Experiences from your life have the chance to either affect you seriously for life or affect you as long as they can apply to your life. In my life there has been about a handful of hardships, enough at least for my counselor as well as other acquaintances to be surprised I have made it this far without losing my mind. It all started when I was around seven, my dad lost his job in Seattle, Washington so we were forced to move to Inman, Kansas. We lived on and off with my grandparents for around six years. In this time I was multiply molested/ assaulted by my grandfather, my father’s step-father.
"It was like Dr. Jekyl and Mr. Hyde," Cathy said. Jason flourished for the next six years, even winning his fifth-grade citizenship award. In sixth grade, however, his medication stopped working, and he became aggressive again. But Jason's teachers did not believe he had a disability and refused to allow any special "accommodations," like extra time to take tests. At Christmas, Jason was so depressed that he threatened to kill himself.
Case introduction: A 19 year-old gentlemen, SS, presented to station 20N through the emergency department, following what was described by friends and family as “bizarre behavior.” SS had recently begun college at a local liberal arts school. He had done well during the first semester, but began to struggle academically during the second semester. Family attributed the decline in academic success to an increase in class size, which made SS uncomfortable. Several weeks prior to hospital admission, SS became increasingly isolated, spending the majority of his time in the dorm room and less time in class. Friends and roommates reported that SS was exhibiting bizarre behavior, often confiding in friends that he was being “spied on” by others and that people around him could “read his thoughts.” SS also endorsed a strange delusion in which those around him would blink simultaneously as a form of communication.
Here is an instance that is so common in this day and age, yet this particular case is only fiction. A teenage boy named Donny has been going through a few changes in his appearance. His parents, Matt and Daisy, are somewhat disturbed yet they don’t say much to him. Then one day Daisy gets a call from Donny’s school administrator and tells her that his grades are attitude are dropping scale. He eventually gets kicked out of private school and does poorly in public school.
The third is when I was in 6th grade my older brother got sick from a disease called diabetes that you get from eating too much sugar. When I found out I got scared and I stopped eating a lot of sweet stuff and I started playing sports to keep myself healthy. My fourth is when I was a 7th grader my friend started getting involved in gangs. Most of my friends were getting is that when I got to high school I found out that everything you do affects you in the future. I was getting bad grades and I was never able to play sports cause of my grades.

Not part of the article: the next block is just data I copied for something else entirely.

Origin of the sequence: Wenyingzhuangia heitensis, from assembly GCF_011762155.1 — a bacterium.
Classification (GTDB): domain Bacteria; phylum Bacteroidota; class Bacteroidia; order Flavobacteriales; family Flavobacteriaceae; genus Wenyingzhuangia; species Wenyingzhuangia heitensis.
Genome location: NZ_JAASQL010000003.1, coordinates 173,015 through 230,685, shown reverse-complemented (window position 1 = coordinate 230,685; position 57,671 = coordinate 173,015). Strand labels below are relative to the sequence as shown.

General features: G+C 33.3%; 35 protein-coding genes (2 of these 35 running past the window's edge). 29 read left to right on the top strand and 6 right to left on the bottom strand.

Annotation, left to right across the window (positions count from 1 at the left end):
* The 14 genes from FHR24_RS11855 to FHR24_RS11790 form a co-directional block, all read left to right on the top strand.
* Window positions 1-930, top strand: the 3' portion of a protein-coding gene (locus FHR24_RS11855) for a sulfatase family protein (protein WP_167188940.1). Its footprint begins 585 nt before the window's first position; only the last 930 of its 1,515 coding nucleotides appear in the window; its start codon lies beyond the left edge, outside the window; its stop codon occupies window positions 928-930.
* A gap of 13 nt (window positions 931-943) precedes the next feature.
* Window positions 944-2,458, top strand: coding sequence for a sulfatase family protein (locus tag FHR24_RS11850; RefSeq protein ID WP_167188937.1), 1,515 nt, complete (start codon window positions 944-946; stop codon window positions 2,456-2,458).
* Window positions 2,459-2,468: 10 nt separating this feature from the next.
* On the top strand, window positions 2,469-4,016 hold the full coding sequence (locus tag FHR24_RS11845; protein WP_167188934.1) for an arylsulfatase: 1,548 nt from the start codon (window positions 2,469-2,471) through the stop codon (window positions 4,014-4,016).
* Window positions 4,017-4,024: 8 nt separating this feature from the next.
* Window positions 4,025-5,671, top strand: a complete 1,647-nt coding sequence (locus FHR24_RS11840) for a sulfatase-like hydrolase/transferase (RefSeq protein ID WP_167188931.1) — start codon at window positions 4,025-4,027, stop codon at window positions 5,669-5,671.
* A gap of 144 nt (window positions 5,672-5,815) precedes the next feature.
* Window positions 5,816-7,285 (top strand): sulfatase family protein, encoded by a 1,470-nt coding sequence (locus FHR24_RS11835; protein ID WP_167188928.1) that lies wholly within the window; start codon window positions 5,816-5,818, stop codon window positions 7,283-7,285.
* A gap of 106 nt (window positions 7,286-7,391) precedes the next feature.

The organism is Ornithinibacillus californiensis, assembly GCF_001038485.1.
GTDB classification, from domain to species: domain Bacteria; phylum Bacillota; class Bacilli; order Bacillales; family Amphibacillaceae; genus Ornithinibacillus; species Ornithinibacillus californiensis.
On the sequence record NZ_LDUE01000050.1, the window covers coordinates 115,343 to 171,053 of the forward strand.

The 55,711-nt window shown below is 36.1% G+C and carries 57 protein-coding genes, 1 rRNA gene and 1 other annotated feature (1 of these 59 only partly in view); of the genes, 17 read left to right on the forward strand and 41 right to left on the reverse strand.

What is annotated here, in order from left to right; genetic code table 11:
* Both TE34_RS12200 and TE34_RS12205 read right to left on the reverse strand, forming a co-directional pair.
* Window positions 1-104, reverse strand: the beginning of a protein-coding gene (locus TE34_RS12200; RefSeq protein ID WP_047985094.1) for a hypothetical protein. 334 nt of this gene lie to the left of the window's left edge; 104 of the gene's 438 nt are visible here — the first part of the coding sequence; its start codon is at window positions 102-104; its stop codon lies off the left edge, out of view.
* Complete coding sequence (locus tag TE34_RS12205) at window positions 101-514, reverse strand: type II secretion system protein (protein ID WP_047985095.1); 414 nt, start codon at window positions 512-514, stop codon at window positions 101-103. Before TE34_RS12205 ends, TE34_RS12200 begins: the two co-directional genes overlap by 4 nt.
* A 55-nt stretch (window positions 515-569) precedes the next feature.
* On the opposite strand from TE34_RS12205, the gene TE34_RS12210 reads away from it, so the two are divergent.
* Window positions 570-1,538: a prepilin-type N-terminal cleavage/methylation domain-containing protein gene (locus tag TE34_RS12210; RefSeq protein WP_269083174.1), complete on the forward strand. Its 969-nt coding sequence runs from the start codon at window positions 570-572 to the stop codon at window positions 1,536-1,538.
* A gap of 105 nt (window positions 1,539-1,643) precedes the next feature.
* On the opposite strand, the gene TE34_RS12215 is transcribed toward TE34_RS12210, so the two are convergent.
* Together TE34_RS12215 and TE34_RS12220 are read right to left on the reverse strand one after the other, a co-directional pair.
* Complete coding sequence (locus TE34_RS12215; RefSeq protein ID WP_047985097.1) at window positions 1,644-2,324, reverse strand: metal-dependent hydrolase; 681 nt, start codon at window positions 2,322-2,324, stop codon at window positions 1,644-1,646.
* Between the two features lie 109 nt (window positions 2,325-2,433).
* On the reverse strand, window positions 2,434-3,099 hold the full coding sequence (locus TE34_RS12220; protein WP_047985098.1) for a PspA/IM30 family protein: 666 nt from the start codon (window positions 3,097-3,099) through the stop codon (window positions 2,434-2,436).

The problem, I believe, starts and ends with us. Those two students, from Columbine High School were outcasts and constantly teased. The sad truth about that tragedy is that it could have happened here. Honestly, we've all made fun of someone at some time, but toward the end of the year it seems as though we're all being nicer to each other, mainly because we're not going to be here much longer and we realize it simply isn't worth it. I think it would have been much better to have had this attitude at the beginning of high school instead of at the end.
There were many symptoms of depression that looking back, people could point out in Robin Williams. After becoming a drug and alcohol addict early in his career, he worked to become clean. He was drug and alcohol free for 20 years, but relapsed while filming a movie in Alaska. It only took a week of drinking before he knew he was in trouble (guardian source). When asked why he started drinking again, he said it was because he was afraid and lonely, he thought drinking might help ease that.
Shortly after, my father stepped down from his position as pastor, claiming to be mentally unstable to lead a church. A few weeks later my mother served him with divorce papers. Within a matter of months, life changed drastically. I had experienced the loss of a friend and the loss of a complete family and was left with brokenness. When I should have been angry at God the most, he showed me how faithful he was.
Towards the last month of the fall semester I found out that any GPA under a 1.5 was the consequence of dismissal, and I completely panicked. I started looking for shortcuts and easy way outs, looking for options if I were to be dismissed. I started looking into community colleges, and explanations to my parents, of why I was getting kicked out of college. I still had a very negative attitude and wasn’t taking responsibility for my actions. Then I turned to my family and my boyfriend.
He was given another dose of a sedative which caused him to be extremely disoriented the following morning, yet his old self was still shining through. “Papaw,” I asked upon arriving in his room that morning, “Why are you so tired today?” “Because I made 300 faustnauhts last night.” He replied without hesitation. Now, I can imagine that anyone would be tired from that, but where my grandfather came up with the word “faustnauht” instead of “donut”, I’ll never know. On Christmas Eve, after spending eleven days in the same hospital bed, he lost circulation in his left leg and had to undergo surgery.